Eating Like a Bird

I earned a girl scout “birding badge” eons ago. I was a short-termer when it came to scouts, lured away by rock ‘n roll.  Now, names flash through my mind, not necessarily attached to the right bird. Nuthatch. Titmouse. Chicakadee. Names bigger than their wingspans. And the larger common ones that I do recognize: dove, bluejay, cardinal, woodpecker. From my desk, I can see the feeding station that my husband dutifully maintains. Birds swoop and grab a seed at a time. They give meaning to the saying “eats like a bird.” They move with determination and purpose, all to feast on nothing. Or nearly so.

For hierarchical reasons I don’t understand, the doves wait til last. A pair will share the feeder, with sleek dun gray feathers, a shade as soft as their warbling voices. Unlike the other birds that dart and elbow each other away, the doves move with careful calm. They mate for life, these quiet birds. They seem to appreciate shared mealtimes as well.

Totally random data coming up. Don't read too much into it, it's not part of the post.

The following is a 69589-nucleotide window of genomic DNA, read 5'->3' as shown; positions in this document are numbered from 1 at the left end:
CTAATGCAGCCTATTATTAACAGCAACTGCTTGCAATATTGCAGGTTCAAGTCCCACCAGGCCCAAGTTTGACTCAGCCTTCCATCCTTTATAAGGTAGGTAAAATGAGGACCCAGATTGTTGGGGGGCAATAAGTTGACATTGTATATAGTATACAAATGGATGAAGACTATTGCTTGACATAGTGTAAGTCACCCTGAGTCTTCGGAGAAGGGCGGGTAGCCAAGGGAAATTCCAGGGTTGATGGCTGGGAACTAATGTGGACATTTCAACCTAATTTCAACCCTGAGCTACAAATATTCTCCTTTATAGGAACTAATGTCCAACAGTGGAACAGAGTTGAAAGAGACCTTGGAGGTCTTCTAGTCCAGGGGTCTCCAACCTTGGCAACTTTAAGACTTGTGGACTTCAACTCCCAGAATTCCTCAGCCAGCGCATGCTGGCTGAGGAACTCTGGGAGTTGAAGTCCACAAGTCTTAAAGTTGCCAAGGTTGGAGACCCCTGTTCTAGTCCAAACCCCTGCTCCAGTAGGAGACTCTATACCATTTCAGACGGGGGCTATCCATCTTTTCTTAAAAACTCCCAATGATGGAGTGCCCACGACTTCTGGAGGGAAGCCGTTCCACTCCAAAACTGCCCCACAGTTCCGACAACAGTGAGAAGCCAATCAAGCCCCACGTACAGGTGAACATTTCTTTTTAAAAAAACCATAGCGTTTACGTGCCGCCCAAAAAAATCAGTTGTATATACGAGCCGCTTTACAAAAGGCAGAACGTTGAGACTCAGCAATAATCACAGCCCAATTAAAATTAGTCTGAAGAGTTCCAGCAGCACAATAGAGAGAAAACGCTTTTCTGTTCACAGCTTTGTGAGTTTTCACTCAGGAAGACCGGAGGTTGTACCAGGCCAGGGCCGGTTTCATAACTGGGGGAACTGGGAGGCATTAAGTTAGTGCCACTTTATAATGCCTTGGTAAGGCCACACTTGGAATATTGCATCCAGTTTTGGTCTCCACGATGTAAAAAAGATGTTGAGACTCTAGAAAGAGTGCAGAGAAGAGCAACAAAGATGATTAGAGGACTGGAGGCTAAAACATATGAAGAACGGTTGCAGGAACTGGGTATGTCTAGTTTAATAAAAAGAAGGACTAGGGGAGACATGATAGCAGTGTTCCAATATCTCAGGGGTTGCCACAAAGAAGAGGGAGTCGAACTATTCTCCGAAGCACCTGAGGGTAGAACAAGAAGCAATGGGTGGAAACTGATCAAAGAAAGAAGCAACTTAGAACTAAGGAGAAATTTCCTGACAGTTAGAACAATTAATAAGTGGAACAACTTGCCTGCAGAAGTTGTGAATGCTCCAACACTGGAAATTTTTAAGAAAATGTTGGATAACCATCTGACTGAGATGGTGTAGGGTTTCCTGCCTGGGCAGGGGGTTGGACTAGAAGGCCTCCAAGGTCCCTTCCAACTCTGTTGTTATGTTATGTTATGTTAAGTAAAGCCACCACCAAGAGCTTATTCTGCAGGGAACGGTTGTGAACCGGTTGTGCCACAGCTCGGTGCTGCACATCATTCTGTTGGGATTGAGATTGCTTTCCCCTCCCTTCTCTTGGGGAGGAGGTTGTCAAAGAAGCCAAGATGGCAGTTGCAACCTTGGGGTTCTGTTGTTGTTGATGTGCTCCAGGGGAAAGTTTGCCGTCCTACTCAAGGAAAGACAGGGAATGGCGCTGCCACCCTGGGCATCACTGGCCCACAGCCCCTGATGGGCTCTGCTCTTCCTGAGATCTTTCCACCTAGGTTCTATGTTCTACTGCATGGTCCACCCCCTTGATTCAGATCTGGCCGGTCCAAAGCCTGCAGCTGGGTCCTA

With the exception of the bizarre early snow storm that toppled trees and pulled down pulled  power lines, winter has not really arrived this year. When snow does cover the ground, the feeding flock will grow as it does every year. The cardinals will appear shocking red against the winter blanket. Sun yellow finches will look like they missed their ride back to the tropics. They will all queue up in the branches close to the house. It amazes me that the snatched seeds sustain them as temperatures dive. It surprises me even more how much I’ve come to enjoy watching them.

I am mesmerized by the endless ballet of aerial flights and pas de deux and the occasional tragedies when one of our cats intercedes. It’s a good deal; the seeds for the show. Not rock ‘n roll, but quietly satisfying.

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